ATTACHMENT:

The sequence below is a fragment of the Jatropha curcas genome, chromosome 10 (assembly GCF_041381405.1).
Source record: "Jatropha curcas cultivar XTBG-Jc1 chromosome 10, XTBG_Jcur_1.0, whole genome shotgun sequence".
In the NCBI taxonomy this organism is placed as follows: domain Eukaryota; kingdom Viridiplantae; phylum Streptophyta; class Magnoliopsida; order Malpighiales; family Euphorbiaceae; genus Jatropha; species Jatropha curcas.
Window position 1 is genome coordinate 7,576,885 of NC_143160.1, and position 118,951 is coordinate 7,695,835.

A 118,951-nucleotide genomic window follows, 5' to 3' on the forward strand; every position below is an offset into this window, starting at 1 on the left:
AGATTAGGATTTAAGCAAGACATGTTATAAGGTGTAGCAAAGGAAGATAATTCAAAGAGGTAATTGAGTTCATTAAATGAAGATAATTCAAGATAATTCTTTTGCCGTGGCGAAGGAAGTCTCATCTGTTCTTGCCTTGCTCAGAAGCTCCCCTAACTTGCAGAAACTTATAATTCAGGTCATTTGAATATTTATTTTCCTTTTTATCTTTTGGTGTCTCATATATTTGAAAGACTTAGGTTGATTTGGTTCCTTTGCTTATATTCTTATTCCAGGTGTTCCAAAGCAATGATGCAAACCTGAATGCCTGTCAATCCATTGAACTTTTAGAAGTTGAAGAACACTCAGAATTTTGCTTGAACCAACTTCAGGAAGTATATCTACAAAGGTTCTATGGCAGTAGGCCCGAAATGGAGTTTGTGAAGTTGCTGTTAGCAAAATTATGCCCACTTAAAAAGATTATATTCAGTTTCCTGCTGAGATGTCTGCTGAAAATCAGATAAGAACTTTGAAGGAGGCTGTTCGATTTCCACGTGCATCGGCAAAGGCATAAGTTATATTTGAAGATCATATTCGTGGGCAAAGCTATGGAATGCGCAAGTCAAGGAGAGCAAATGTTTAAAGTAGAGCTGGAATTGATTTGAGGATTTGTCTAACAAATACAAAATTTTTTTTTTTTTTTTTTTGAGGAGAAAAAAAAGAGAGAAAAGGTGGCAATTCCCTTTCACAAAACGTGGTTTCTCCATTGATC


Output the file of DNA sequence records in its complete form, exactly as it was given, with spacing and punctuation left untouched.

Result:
The sequence below is a fragment of the Jatropha curcas genome, chromosome 10 (assembly GCF_041381405.1).
Source record: "Jatropha curcas cultivar XTBG-Jc1 chromosome 10, XTBG_Jcur_1.0, whole genome shotgun sequence".
In the NCBI taxonomy this organism is placed as follows: domain Eukaryota; kingdom Viridiplantae; phylum Streptophyta; class Magnoliopsida; order Malpighiales; family Euphorbiaceae; genus Jatropha; species Jatropha curcas.
Window position 1 is genome coordinate 7,576,885 of NC_143160.1, and position 118,951 is coordinate 7,695,835.

A 118,951-nucleotide genomic window follows, 5' to 3' on the forward strand; every position below is an offset into this window, starting at 1 on the left:
AGATTAGGATTTAAGCAAGACATGTTATAAGGTGTAGCAAAGGAAGATAATTCAAAGAGGTAATTGAGTTCATTAAATGAAGATAATTCAAGATAATTCTTTTGCCGTGGCGAAGGAAGTCTCATCTGTTCTTGCCTTGCTCAGAAGCTCCCCTAACTTGCAGAAACTTATAATTCAGGTCATTTGAATATTTATTTTCCTTTTTATCTTTTGGTGTCTCATATATTTGAAAGACTTAGGTTGATTTGGTTCCTTTGCTTATATTCTTATTCCAGGTGTTCCAAAGCAATGATGCAAACCTGAATGCCTGTCAATCCATTGAACTTTTAGAAGTTGAAGAACACTCAGAATTTTGCTTGAACCAACTTCAGGAAGTATATCTACAAAGGTTCTATGGCAGTAGGCCCGAAATGGAGTTTGTGAAGTTGCTGTTAGCAAAATTATGCCCACTTAAAAAGATTATATTCAGTTTCCTGCTGAGATGTCTGCTGAAAATCAGATAAGAACTTTGAAGGAGGCTGTTCGATTTCCACGTGCATCGGCAAAGGCATAAGTTATATTTGAAGATCATATTCGTGGGCAAAGCTATGGAATGCGCAAGTCAAGGAGAGCAAATGTTTAAAGTAGAGCTGGAATTGATTTGAGGATTTGTCTAACAAATACAAAATTTTTTTTTTTTTTTTTTTGAGGAGAAAAAAAAGAGAGAAAAGGTGGCAATTCCCTTTCACAAAACGTGGTTTCTCCATTGATC